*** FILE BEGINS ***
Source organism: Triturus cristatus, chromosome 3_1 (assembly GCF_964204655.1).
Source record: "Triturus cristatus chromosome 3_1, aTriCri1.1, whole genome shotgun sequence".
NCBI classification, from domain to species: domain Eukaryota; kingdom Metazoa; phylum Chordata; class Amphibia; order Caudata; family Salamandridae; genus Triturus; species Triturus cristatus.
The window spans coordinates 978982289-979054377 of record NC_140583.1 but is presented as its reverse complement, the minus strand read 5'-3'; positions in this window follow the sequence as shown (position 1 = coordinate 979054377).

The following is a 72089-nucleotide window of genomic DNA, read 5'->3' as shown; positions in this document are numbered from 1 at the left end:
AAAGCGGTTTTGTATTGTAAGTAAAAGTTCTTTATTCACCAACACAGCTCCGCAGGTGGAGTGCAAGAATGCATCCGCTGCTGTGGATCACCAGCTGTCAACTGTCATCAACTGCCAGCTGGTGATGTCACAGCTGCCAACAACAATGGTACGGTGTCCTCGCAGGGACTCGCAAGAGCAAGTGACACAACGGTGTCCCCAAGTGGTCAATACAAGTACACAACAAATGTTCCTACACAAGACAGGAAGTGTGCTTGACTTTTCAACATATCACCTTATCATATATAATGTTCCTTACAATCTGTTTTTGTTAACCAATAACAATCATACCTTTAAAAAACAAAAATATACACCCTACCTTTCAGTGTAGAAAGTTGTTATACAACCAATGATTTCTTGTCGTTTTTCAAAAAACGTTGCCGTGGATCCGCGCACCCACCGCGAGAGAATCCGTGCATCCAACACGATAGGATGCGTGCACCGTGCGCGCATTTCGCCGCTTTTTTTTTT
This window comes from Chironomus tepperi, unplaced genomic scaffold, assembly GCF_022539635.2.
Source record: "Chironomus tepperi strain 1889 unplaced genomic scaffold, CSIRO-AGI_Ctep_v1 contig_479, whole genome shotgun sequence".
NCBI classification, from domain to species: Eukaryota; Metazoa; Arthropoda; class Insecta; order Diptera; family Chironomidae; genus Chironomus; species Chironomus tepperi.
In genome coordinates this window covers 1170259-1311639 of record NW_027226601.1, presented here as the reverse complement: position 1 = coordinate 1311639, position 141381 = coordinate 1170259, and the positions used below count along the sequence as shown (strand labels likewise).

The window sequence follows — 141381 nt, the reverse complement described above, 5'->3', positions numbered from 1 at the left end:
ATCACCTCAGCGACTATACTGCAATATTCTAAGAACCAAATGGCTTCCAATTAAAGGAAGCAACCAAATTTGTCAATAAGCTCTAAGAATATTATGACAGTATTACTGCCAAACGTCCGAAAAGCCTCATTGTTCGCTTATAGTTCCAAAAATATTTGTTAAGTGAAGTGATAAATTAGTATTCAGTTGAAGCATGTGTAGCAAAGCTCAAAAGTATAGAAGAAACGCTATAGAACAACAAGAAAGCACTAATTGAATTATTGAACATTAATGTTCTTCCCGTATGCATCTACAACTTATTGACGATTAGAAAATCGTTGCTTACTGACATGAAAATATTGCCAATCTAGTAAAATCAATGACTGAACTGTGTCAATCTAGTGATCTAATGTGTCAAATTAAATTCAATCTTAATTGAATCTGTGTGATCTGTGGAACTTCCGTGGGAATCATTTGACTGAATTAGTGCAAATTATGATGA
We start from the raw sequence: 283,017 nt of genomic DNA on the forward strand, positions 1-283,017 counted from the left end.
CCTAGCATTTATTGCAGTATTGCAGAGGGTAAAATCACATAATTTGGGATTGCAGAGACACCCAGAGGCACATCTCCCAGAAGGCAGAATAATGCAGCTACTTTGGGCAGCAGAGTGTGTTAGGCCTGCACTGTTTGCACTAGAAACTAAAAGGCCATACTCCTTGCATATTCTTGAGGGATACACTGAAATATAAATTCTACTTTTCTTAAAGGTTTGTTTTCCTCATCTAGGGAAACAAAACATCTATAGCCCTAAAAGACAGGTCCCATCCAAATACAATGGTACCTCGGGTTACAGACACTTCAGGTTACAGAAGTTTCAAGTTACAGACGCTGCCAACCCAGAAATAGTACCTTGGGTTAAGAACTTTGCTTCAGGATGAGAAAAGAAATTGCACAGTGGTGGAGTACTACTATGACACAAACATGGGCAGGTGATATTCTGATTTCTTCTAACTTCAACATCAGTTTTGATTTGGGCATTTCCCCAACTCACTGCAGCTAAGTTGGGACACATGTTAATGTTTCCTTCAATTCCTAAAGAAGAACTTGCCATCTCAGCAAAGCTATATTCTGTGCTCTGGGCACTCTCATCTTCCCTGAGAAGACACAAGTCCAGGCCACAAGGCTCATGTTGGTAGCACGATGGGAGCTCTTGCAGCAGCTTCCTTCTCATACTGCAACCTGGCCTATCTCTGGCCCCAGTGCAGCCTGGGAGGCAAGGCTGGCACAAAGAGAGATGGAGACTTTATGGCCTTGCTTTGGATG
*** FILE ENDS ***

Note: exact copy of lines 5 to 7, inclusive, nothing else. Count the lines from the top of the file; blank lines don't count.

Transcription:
The following is a 72089-nucleotide window of genomic DNA, read 5'->3' as shown; positions in this document are numbered from 1 at the left end:
AAAGCGGTTTTGTATTGTAAGTAAAAGTTCTTTATTCACCAACACAGCTCCGCAGGTGGAGTGCAAGAATGCATCCGCTGCTGTGGATCACCAGCTGTCAACTGTCATCAACTGCCAGCTGGTGATGTCACAGCTGCCAACAACAATGGTACGGTGTCCTCGCAGGGACTCGCAAGAGCAAGTGACACAACGGTGTCCCCAAGTGGTCAATACAAGTACACAACAAATGTTCCTACACAAGACAGGAAGTGTGCTTGACTTTTCAACATATCACCTTATCATATATAATGTTCCTTACAATCTGTTTTTGTTAACCAATAACAATCATACCTTTAAAAAACAAAAATATACACCCTACCTTTCAGTGTAGAAAGTTGTTATACAACCAATGATTTCTTGTCGTTTTTCAAAAAACGTTGCCGTGGATCCGCGCACCCACCGCGAGAGAATCCGTGCATCCAACACGATAGGATGCGTGCACCGTGCGCGCATTTCGCCGCTTTTTTTTTT
This window comes from Chironomus tepperi, unplaced genomic scaffold, assembly GCF_022539635.2.